What’s more, they’ve been bought out between films by a Japanese corporation, giving the American company a “Get Out Of Jail Free” card. They’re now run by the lovable Rip Torn, a pawn in his own company’s shenanigans who gets ordered around by his supposed underlings. And Robocop’s “Big Bad” this time out is a robot ninja – ninjas being very topical after the Teenage Mutant Ninja Turtles boom of the early 1990s – with no personality whatsoever. He literally just wanders the film looking for Robocop, like the actor got lost on the way to the set. Robocop 1 and 2 had nicely characterized supervillains. Even ED-209 had the personality of a pit bull. This guy’s just a ninja, as if that distinction gives him an identity.

O.C.P. is one of the most Machiavellian villains in movie history, and in the last Robocop film they had devolved into Saturday Morning Cartoons. It’s a pity we’ll never see what the “real” O.C.P. from the first two Robocop movies would have actually done with Detroit in their miserly hands. It probably would have been terrifyingly believable.



A simple thing here: Peter Weller did not return for Robocop 3. Recasting the lead is not necessarily the death of a franchise (Tarzan, James Bond and Tim Burton’s Batman series all got away with it to one extent or another) and frankly we have no objection to his Weller’s replacement, Thinner’s Robert John Burke, as an actor. But he’s miscast as Robocop. Why?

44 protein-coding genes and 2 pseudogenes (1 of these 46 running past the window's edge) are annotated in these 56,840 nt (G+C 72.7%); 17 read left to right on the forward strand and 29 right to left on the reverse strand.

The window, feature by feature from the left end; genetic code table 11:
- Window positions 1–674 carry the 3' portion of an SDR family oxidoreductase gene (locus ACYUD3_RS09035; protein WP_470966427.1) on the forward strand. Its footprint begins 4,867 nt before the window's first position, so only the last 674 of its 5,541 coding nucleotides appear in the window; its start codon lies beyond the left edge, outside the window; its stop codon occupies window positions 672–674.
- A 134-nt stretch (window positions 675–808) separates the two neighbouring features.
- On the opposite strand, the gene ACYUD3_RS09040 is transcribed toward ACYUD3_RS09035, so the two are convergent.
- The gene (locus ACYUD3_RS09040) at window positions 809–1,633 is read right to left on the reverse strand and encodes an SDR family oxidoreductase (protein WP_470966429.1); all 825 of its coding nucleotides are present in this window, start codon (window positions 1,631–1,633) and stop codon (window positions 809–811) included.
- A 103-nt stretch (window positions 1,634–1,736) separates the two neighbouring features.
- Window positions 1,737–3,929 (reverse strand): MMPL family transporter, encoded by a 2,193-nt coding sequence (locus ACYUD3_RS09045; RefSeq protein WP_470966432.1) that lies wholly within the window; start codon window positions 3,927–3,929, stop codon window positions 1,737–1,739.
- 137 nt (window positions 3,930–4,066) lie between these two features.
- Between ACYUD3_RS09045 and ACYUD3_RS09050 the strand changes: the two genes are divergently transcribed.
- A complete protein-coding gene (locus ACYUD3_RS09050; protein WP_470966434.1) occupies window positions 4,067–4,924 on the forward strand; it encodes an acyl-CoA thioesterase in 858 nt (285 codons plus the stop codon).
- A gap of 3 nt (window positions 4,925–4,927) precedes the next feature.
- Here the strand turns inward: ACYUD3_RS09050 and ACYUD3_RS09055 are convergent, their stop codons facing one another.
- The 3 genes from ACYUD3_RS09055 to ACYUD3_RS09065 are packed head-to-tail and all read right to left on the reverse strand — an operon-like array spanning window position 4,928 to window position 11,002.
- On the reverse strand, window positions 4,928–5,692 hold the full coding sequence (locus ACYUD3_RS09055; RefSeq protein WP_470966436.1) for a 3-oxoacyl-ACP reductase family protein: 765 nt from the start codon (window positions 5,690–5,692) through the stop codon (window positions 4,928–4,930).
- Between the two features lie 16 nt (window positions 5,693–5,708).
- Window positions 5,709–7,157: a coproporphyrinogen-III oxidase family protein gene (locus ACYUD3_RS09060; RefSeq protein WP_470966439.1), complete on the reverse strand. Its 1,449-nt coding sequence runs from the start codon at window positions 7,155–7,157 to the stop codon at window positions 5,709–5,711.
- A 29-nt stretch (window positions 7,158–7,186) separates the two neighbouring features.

Because he doesn’t sound like Robocop.

Let’s be honest here, once Peter Weller got in that Robocop suit, he became the character. Star power wasn’t much of a factor in the original Robocop movies. All that mattered was the walk and Weller’s deep, serious vocal intonations. When they cast Robert John Burke it must be said that his face looks damned close to Peter Weller’s, particularly under the makeup. But we hardly ever see his face, do we? We hear his voice more than anything else, and Burke’s voice is significantly higher than Weller’s. Robocop ceased to be Robocop because he didn’t sound right.

Forget the face: we’ll hardly see it anyway. Make sure that Robocop’s voice sounds right, and we’ll jump right on board.



At the end of Robocop, the titular hero has overcome his programming and become an individual again. At the beginning of Robocop 2 he has apparently been reprogrammed into a tool of O.C.P. yet again. At the end of Robocop 2 he has once again overcome his programming, and at the beginning of Robocop 3 he has once again been thoroughly reprogrammed. You see the problem here?